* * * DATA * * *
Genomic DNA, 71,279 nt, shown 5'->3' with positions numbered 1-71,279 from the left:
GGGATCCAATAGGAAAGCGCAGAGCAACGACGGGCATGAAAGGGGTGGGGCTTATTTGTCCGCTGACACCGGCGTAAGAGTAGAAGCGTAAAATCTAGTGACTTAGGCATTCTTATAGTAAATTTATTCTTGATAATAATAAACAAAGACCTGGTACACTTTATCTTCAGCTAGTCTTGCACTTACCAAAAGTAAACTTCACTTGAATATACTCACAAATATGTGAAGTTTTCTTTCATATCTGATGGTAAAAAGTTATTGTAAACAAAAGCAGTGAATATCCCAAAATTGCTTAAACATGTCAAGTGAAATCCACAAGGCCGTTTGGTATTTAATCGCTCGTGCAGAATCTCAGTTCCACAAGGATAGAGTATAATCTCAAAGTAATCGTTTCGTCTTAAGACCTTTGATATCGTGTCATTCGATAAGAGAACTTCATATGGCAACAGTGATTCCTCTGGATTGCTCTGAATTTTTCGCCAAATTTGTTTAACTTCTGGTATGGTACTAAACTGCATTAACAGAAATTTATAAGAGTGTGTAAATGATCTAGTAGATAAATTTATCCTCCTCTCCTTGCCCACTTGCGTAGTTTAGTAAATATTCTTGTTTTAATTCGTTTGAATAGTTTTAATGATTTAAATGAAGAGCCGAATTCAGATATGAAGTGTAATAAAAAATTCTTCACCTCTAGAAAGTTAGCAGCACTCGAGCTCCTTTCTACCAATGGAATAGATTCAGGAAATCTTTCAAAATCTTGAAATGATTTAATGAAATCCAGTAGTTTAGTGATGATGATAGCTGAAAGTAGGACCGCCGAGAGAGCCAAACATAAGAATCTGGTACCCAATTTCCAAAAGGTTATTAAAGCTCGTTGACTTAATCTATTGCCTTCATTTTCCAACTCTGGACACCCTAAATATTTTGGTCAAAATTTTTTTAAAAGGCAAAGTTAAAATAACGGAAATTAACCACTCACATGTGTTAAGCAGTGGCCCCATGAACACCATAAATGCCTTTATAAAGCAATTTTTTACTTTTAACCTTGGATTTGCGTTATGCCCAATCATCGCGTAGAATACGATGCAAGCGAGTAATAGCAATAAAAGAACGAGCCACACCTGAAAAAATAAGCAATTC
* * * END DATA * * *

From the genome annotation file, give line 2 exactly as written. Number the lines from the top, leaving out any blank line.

GGGATCCAATAGGAAAGCGCAGAGCAACGACGGGCATGAAAGGGGTGGGGCTTATTTGTCCGCTGACACCGGCGTAAGAGTAGAAGCGTAAAATCTAGTGACTTAGGCATTCTTATAGTAAATTTATTCTTGATAATAATAAACAAAGACCTGGTACACTTTATCTTCAGCTAGTCTTGCACTTACCAAAAGTAAACTTCACTTGAATATACTCACAAATATGTGAAGTTTTCTTTCATATCTGATGGTAAAAAGTTATTGTAAACAAAAGCAGTGAATATCCCAAAATTGCTTAAACATGTCAAGTGAAATCCACAAGGCCGTTTGGTATTTAATCGCTCGTGCAGAATCTCAGTTCCACAAGGATAGAGTATAATCTCAAAGTAATCGTTTCGTCTTAAGACCTTTGATATCGTGTCATTCGATAAGAGAACTTCATATGGCAACAGTGATTCCTCTGGATTGCTCTGAATTTTTCGCCAAATTTGTTTAACTTCTGGTATGGTACTAAACTGCATTAACAGAAATTTATAAGAGTGTGTAAATGATCTAGTAGATAAATTTATCCTCCTCTCCTTGCCCACTTGCGTAGTTTAGTAAATATTCTTGTTTTAATTCGTTTGAATAGTTTTAATGATTTAAATGAAGAGCCGAATTCAGATATGAAGTGTAATAAAAAATTCTTCACCTCTAGAAAGTTAGCAGCACTCGAGCTCCTTTCTACCAATGGAATAGATTCAGGAAATCTTTCAAAATCTTGAAATGATTTAATGAAATCCAGTAGTTTAGTGATGATGATAGCTGAAAGTAGGACCGCCGAGAGAGCCAAACATAAGAATCTGGTACCCAATTTCCAAAAGGTTATTAAAGCTCGTTGACTTAATCTATTGCCTTCATTTTCCAACTCTGGACACCCTAAATATTTTGGTCAAAATTTTTTTAAAAGGCAAAGTTAAAATAACGGAAATTAACCACTCACATGTGTTAAGCAGTGGCCCCATGAACACCATAAATGCCTTTATAAAGCAATTTTTTACTTTTAACCTTGGATTTGCGTTATGCCCAATCATCGCGTAGAATACGATGCAAGCGAGTAATAGCAATAAAAGAACGAGCCACACCTGAAAAAATAAGCAATTC